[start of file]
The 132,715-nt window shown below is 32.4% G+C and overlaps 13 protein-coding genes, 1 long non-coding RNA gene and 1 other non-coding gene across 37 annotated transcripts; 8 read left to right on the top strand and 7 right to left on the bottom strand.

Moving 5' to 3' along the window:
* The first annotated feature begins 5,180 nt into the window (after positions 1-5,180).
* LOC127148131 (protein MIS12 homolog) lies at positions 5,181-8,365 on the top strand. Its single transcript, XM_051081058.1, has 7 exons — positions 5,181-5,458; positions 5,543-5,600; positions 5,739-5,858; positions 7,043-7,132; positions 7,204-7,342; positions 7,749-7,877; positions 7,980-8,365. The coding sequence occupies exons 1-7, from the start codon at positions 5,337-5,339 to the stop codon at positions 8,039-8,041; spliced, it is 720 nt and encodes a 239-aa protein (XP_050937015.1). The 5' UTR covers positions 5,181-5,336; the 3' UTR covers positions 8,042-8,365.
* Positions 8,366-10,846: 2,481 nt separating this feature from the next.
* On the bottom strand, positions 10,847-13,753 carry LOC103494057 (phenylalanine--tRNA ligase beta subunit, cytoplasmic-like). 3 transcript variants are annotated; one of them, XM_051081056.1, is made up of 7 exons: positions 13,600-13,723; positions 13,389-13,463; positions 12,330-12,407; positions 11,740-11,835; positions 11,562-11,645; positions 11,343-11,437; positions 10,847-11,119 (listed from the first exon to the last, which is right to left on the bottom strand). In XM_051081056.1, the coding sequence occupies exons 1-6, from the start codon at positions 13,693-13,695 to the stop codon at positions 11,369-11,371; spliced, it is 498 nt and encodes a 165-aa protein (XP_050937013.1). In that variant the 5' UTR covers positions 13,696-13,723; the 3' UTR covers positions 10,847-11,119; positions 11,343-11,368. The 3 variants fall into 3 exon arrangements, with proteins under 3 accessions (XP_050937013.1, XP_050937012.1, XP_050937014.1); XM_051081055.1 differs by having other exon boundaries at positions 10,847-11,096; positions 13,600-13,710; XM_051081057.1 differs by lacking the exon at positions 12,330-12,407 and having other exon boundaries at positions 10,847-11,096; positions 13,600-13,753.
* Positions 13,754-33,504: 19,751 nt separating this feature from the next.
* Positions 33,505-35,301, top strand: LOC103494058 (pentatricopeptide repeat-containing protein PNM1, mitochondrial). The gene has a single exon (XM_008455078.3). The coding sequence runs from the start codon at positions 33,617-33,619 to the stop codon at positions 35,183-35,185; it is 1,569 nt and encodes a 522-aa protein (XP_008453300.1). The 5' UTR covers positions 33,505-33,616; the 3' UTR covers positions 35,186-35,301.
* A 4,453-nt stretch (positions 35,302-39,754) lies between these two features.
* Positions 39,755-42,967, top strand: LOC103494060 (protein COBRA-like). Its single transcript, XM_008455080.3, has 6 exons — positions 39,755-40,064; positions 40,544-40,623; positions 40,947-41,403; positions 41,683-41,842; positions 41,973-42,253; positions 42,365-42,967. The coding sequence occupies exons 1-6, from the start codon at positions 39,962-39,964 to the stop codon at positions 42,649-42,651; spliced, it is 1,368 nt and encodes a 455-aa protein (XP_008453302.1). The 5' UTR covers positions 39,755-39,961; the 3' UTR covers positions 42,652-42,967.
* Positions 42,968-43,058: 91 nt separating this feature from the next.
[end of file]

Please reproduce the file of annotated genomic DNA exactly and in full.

The 132,715-nt window shown below is 32.4% G+C and overlaps 13 protein-coding genes, 1 long non-coding RNA gene and 1 other non-coding gene across 37 annotated transcripts; 8 read left to right on the top strand and 7 right to left on the bottom strand.

Moving 5' to 3' along the window:
* The first annotated feature begins 5,180 nt into the window (after positions 1-5,180).
* LOC127148131 (protein MIS12 homolog) lies at positions 5,181-8,365 on the top strand. Its single transcript, XM_051081058.1, has 7 exons — positions 5,181-5,458; positions 5,543-5,600; positions 5,739-5,858; positions 7,043-7,132; positions 7,204-7,342; positions 7,749-7,877; positions 7,980-8,365. The coding sequence occupies exons 1-7, from the start codon at positions 5,337-5,339 to the stop codon at positions 8,039-8,041; spliced, it is 720 nt and encodes a 239-aa protein (XP_050937015.1). The 5' UTR covers positions 5,181-5,336; the 3' UTR covers positions 8,042-8,365.
* Positions 8,366-10,846: 2,481 nt separating this feature from the next.
* On the bottom strand, positions 10,847-13,753 carry LOC103494057 (phenylalanine--tRNA ligase beta subunit, cytoplasmic-like). 3 transcript variants are annotated; one of them, XM_051081056.1, is made up of 7 exons: positions 13,600-13,723; positions 13,389-13,463; positions 12,330-12,407; positions 11,740-11,835; positions 11,562-11,645; positions 11,343-11,437; positions 10,847-11,119 (listed from the first exon to the last, which is right to left on the bottom strand). In XM_051081056.1, the coding sequence occupies exons 1-6, from the start codon at positions 13,693-13,695 to the stop codon at positions 11,369-11,371; spliced, it is 498 nt and encodes a 165-aa protein (XP_050937013.1). In that variant the 5' UTR covers positions 13,696-13,723; the 3' UTR covers positions 10,847-11,119; positions 11,343-11,368. The 3 variants fall into 3 exon arrangements, with proteins under 3 accessions (XP_050937013.1, XP_050937012.1, XP_050937014.1); XM_051081055.1 differs by having other exon boundaries at positions 10,847-11,096; positions 13,600-13,710; XM_051081057.1 differs by lacking the exon at positions 12,330-12,407 and having other exon boundaries at positions 10,847-11,096; positions 13,600-13,753.
* Positions 13,754-33,504: 19,751 nt separating this feature from the next.
* Positions 33,505-35,301, top strand: LOC103494058 (pentatricopeptide repeat-containing protein PNM1, mitochondrial). The gene has a single exon (XM_008455078.3). The coding sequence runs from the start codon at positions 33,617-33,619 to the stop codon at positions 35,183-35,185; it is 1,569 nt and encodes a 522-aa protein (XP_008453300.1). The 5' UTR covers positions 33,505-33,616; the 3' UTR covers positions 35,186-35,301.
* A 4,453-nt stretch (positions 35,302-39,754) lies between these two features.
* Positions 39,755-42,967, top strand: LOC103494060 (protein COBRA-like). Its single transcript, XM_008455080.3, has 6 exons — positions 39,755-40,064; positions 40,544-40,623; positions 40,947-41,403; positions 41,683-41,842; positions 41,973-42,253; positions 42,365-42,967. The coding sequence occupies exons 1-6, from the start codon at positions 39,962-39,964 to the stop codon at positions 42,649-42,651; spliced, it is 1,368 nt and encodes a 455-aa protein (XP_008453302.1). The 5' UTR covers positions 39,755-39,961; the 3' UTR covers positions 42,652-42,967.
* Positions 42,968-43,058: 91 nt separating this feature from the next.